With both companies just short of the $800 million mark, Bosch and STMicroelectronics each had MEMS revenue of approximately $793 million in 2012. The two companies do not use the same exchange rates every quarter when converting their revenue from euros to the U.S. dollar, and as a difference of less than 1% separates the revenue levels of both, IHS found it was not possible this time to declare a clear winner as to who was No. 1 for 2012.
“With billions of dollars up for grabs, competition in the MEMS market is intense,” said Jérémie Bouchaud, director and senior principal analyst for MEMS & sensors at IHS. “Nowhere is the rivalry more furious than the battle for the market’s top spot. In fact, the content for number one is so closely contested that Bosch and STMicroelectronics battled each other to a draw in 2012.”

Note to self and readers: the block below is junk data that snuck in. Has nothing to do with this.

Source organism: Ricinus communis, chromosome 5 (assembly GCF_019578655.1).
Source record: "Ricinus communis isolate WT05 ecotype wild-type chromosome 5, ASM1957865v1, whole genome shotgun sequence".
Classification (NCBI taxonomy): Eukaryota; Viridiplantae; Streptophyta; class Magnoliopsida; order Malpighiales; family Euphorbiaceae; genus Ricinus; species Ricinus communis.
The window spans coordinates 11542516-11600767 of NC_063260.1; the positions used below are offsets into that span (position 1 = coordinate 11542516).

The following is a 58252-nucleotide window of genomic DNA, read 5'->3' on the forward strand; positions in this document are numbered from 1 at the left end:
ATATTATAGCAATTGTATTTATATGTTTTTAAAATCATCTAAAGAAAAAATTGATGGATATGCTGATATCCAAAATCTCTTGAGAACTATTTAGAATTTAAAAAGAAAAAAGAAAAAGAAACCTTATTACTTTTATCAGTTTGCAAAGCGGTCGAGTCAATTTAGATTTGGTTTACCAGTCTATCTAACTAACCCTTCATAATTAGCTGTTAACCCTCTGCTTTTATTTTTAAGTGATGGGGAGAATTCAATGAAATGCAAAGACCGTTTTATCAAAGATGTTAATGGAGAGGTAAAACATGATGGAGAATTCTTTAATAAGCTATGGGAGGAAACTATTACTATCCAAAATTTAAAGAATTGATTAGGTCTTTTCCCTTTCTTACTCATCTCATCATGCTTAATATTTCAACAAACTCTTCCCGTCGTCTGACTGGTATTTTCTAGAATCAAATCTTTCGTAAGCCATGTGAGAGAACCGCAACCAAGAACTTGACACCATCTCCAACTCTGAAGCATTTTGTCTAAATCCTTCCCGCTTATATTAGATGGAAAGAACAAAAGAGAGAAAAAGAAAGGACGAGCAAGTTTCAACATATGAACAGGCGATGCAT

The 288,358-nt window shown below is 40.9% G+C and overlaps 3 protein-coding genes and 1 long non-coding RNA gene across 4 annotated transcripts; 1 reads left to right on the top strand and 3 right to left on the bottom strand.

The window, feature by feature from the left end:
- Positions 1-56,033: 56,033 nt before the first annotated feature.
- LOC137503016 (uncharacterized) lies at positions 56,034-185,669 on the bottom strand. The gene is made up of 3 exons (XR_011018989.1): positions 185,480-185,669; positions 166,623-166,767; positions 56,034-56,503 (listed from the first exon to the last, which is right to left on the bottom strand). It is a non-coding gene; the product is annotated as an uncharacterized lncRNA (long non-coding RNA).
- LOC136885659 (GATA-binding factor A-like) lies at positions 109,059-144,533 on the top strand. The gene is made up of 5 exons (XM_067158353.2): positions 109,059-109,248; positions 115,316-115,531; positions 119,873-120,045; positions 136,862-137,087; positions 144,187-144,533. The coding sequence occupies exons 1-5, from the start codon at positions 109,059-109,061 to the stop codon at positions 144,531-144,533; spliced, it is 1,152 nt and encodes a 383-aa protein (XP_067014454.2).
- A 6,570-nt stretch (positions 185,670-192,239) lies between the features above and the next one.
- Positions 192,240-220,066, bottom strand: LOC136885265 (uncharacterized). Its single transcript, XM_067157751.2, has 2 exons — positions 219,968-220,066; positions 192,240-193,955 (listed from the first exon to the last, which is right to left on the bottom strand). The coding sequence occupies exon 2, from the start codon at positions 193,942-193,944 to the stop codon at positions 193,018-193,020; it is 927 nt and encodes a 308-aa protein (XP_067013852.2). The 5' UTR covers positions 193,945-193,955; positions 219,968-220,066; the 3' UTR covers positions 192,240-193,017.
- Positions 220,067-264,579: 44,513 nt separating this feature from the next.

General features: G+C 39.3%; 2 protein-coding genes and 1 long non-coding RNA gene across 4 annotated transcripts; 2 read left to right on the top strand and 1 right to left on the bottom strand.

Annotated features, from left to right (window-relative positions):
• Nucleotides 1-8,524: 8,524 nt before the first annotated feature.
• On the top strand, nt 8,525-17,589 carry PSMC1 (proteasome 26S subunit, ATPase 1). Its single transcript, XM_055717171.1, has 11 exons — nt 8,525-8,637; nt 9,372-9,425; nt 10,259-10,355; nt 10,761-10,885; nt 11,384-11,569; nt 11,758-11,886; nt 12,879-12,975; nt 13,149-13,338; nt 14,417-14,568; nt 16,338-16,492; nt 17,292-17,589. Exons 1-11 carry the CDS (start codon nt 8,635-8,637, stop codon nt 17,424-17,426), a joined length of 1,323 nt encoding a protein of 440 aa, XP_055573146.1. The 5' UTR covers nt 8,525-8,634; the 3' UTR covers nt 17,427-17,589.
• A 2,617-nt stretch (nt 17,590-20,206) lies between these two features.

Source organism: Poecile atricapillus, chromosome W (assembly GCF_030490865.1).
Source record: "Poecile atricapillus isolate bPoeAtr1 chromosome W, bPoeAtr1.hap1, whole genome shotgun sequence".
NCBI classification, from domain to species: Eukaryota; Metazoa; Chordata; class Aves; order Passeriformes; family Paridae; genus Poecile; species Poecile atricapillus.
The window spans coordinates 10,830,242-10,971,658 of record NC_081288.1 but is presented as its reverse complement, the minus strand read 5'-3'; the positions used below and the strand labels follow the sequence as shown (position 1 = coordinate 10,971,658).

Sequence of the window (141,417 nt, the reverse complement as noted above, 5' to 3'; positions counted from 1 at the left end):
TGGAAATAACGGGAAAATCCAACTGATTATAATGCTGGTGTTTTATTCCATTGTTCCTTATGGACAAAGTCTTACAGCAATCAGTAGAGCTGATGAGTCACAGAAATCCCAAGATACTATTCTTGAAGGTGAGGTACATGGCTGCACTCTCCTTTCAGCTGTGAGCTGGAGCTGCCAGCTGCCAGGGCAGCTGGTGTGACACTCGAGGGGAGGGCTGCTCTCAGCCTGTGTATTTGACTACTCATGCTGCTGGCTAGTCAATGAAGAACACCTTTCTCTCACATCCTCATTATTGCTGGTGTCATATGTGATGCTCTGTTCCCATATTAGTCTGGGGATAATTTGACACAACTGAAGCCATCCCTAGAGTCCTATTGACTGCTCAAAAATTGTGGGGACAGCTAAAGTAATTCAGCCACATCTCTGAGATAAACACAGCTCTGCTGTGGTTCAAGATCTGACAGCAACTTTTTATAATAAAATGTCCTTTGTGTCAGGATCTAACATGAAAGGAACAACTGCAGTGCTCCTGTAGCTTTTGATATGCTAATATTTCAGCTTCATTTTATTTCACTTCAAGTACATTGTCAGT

Overall, the top 20 MEMS manufacturers last year accounted for 77% of the industry total of some $8.3 billion, as shown in the table. The figure excludes foundry revenue in order to avoid double-counting of fabless and foundry takings within the same ranking. Excluded, for instance, is MEMS foundry revenue from STMicroelectronics for its fabrication of Hewlett-Packard inkjet print heads, or similar foundry revenue from Texas Instruments for Lexmark inkjet print heads.
Bosch, the No. 3 entity in 2011, enjoyed a MEMS revenue boost of 8% last year including a nearly 5% increase in its primary automotive MEMS business, which accounted for 82% of overall Bosch MEMS takings. Bosch is unchallenged as the top automotive MEMS supplier with 27% share of the market. The company also has a growing consumer and mobile MEMS trade—up 17% for the year—thanks to the soaring sales of pressure sensors in handsets, compensating for slightly lower revenues in accelerometers and microphones.
STMicroelectronics, the No. 4 player in 2011, counted on a robust consumer and mobile business as its main source